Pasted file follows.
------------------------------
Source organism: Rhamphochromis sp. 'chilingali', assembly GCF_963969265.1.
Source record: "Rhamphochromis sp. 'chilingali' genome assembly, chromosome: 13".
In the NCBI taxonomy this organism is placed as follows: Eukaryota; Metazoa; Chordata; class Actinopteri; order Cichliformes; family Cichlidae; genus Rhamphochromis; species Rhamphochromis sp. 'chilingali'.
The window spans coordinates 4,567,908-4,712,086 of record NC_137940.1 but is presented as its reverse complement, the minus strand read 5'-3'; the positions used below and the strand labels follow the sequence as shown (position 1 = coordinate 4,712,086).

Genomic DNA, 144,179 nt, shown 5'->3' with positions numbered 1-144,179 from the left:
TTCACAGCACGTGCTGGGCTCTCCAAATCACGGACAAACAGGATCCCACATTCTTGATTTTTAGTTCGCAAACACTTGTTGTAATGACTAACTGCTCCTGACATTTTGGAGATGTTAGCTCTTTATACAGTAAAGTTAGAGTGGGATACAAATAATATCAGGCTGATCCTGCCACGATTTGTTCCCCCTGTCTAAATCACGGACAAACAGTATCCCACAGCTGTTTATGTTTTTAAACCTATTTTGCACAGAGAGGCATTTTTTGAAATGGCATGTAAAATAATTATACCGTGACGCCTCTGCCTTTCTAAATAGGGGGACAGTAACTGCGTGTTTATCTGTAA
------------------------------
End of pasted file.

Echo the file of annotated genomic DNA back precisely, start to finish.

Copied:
Source organism: Rhamphochromis sp. 'chilingali', assembly GCF_963969265.1.
Source record: "Rhamphochromis sp. 'chilingali' genome assembly, chromosome: 13".
In the NCBI taxonomy this organism is placed as follows: Eukaryota; Metazoa; Chordata; class Actinopteri; order Cichliformes; family Cichlidae; genus Rhamphochromis; species Rhamphochromis sp. 'chilingali'.
The window spans coordinates 4,567,908-4,712,086 of record NC_137940.1 but is presented as its reverse complement, the minus strand read 5'-3'; the positions used below and the strand labels follow the sequence as shown (position 1 = coordinate 4,712,086).

Genomic DNA, 144,179 nt, shown 5'->3' with positions numbered 1-144,179 from the left:
TTCACAGCACGTGCTGGGCTCTCCAAATCACGGACAAACAGGATCCCACATTCTTGATTTTTAGTTCGCAAACACTTGTTGTAATGACTAACTGCTCCTGACATTTTGGAGATGTTAGCTCTTTATACAGTAAAGTTAGAGTGGGATACAAATAATATCAGGCTGATCCTGCCACGATTTGTTCCCCCTGTCTAAATCACGGACAAACAGTATCCCACAGCTGTTTATGTTTTTAAACCTATTTTGCACAGAGAGGCATTTTTTGAAATGGCATGTAAAATAATTATACCGTGACGCCTCTGCCTTTCTAAATAGGGGGACAGTAACTGCGTGTTTATCTGTAA